GROTON — In the run up to next month’s Town Meeting, members of the Finance Committee met with those of the Lost Lake Sewer Commission and Town Manager Mark Haddad to discuss a number of measures dealing with bringing wastewater services to the lakes neighborhoods.
The joint meeting was held as part of the Finance Committee’s review of spending articles to be included in the warrant for Town Meeting and that residents will be asked to consider prior to voting on appropriations.
Among the 26 articles scheduled for the warrant are three dealing with a proposed Lost Lake Sewer district: one that would define and establish the district, another that would raise $12.9 million to pay for construction of the system, and a third that would permit the town to enter an intermunicipal agreement with Ayer for use of its wastewater treatment facilities.
In trying to determine why the Finance Committee should take a position recommending the sewer articles to residents at Town Meeting, chairman Jay Prager probed commissioners and their project engineer, Robert Rafferty of the firm of Woodard & Curran, as to exactly why an expensive new sewer system was needed.
Opening the discussion, Prager asked Rafferty to help him understand the different effects caused by the presence of phosphorus and nitrogen in the waters of the lakes.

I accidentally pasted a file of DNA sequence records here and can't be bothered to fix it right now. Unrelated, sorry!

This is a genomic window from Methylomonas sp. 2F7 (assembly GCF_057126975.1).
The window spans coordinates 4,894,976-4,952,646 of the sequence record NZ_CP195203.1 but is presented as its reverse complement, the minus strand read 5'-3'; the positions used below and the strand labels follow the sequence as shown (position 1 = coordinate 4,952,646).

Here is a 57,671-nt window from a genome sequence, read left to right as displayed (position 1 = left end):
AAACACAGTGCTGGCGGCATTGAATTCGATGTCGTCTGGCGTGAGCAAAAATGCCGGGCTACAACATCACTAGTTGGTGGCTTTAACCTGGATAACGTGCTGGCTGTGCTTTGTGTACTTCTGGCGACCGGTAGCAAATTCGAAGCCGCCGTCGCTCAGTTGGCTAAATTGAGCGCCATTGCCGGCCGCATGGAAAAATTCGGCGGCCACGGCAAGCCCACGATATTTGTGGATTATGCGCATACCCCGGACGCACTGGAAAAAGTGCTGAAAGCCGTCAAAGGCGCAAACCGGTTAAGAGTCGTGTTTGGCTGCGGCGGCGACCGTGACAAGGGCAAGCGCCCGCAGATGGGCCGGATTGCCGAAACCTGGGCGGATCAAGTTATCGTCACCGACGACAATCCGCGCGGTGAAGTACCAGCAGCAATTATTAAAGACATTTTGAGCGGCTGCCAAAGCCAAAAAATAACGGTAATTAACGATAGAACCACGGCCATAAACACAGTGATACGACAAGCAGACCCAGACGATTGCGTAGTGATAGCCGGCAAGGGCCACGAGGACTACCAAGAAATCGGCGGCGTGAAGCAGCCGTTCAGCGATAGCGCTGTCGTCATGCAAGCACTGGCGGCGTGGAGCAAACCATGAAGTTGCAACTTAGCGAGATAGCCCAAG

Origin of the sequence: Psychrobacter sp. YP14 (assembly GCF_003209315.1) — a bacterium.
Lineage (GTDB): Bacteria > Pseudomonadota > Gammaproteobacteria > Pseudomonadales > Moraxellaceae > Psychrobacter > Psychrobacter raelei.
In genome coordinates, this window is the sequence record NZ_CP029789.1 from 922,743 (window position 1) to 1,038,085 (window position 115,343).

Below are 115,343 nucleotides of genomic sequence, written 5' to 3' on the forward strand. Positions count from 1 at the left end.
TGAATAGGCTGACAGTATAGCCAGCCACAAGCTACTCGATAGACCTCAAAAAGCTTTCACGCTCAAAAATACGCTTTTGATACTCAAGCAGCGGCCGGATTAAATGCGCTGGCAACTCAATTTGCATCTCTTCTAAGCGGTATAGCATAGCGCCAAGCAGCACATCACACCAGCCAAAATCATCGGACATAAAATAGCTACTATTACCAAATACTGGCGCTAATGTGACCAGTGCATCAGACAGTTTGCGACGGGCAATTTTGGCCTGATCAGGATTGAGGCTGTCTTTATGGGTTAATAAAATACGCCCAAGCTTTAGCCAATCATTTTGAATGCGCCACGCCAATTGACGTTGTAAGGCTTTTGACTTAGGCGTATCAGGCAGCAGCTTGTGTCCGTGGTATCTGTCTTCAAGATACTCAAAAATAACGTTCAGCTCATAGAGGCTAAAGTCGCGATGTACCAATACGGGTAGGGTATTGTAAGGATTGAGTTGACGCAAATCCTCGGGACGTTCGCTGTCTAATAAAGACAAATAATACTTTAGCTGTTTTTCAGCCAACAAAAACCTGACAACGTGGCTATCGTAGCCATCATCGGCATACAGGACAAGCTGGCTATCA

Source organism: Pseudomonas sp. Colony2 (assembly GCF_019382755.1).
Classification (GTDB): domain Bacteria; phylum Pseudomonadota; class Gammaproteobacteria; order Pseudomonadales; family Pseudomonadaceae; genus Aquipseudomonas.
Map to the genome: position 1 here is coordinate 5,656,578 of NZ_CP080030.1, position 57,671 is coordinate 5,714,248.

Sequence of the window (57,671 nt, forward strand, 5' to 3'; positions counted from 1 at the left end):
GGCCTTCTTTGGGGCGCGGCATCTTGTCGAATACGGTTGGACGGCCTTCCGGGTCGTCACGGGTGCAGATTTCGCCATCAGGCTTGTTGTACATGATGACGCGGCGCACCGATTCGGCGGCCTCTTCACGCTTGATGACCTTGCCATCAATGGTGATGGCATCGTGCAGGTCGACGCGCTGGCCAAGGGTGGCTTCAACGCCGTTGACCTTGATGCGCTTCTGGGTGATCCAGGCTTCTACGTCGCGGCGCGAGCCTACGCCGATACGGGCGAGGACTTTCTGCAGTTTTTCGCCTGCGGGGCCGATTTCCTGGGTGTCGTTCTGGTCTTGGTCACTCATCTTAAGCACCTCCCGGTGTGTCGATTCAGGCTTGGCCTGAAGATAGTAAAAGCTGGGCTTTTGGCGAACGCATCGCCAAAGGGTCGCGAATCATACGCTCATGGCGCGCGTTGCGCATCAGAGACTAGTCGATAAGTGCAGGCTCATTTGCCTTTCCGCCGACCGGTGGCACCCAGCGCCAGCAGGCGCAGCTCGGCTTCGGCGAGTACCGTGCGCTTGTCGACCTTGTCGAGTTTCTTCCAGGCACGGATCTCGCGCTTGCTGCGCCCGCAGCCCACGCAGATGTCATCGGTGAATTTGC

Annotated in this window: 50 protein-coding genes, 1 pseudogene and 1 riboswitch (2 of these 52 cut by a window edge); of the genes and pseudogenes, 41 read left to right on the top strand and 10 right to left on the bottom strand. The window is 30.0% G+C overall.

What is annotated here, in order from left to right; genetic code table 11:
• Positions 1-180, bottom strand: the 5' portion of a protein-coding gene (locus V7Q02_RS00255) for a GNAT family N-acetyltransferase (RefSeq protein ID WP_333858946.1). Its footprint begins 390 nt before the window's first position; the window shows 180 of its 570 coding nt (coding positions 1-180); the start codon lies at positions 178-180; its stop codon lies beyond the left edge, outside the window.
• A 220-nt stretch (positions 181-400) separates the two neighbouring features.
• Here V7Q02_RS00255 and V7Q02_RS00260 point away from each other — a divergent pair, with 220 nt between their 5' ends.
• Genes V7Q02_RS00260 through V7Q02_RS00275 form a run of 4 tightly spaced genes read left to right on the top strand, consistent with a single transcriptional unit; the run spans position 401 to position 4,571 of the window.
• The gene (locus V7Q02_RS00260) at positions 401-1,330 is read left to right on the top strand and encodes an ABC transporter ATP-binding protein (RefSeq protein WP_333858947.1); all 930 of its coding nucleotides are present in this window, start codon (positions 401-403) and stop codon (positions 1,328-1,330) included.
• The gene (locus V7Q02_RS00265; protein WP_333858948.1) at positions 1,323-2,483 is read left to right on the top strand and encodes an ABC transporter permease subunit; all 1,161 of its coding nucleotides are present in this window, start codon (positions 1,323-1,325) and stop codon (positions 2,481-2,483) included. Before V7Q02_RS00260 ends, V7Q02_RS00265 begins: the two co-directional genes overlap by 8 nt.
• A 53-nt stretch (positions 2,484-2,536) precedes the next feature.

Phosphorus entered the lakes by way of a pair of streams that enter into Lost Lake and Knops Pond, said Rafferty, and nitrogen from inadequate septic systems now used by property owners around the lakes.
Sewer Commission Chairman Carol Quinn said it was hard to judge the exact level of risk because many of the properties around the lakes were so small.
“How much of a risk the two represent is hard to quantify,” said Rafferty. “What it comes down to is how much risk are you willing to live with?”
It was Rafferty’s firm that first determined the danger faced by the lakes as a result of area septic systems, concluding that they were environmentally sensitive areas that should be included in any plan to expand sewer services.
Subsequently established by the Board of Selectmen, the Lost Lake Sewer Commission eventually completed its mission to come up with estimates on the cost of a building a sewer system in the Lost Lake area, identifying possible funding sources and conducting an important income survey of residents needed to qualify for state and federal grants.
It all came to a head when the town decided to pursue the option of connecting a Lost Lake sewer system with wastewater facilities in Ayer and received approval from the state for an inter-basin transfer between the two towns.
Cost for the project, said Haddad, would come to $12.9 million, with the town agreeing to cover 25 percent of it. In addition, owners of commercial property in the Four Corners, where the sewer line would pass on its way to Ayer, would pay an additional 32 percent, leaving only 43 percent of the cost to be paid by property owners in a betterment fee.
“This is the worst-case scenario for the town,” said Haddad of the payment scheme.
Comparing the two projects, Haddad said planning for the new Center Fire Station was much easier. In that case, all the town had to do was to engineer it, design it, determine the cost and send it out to bid. It was a much more complicated and drawn out process for the sewer system, much of which was governed by state regulations.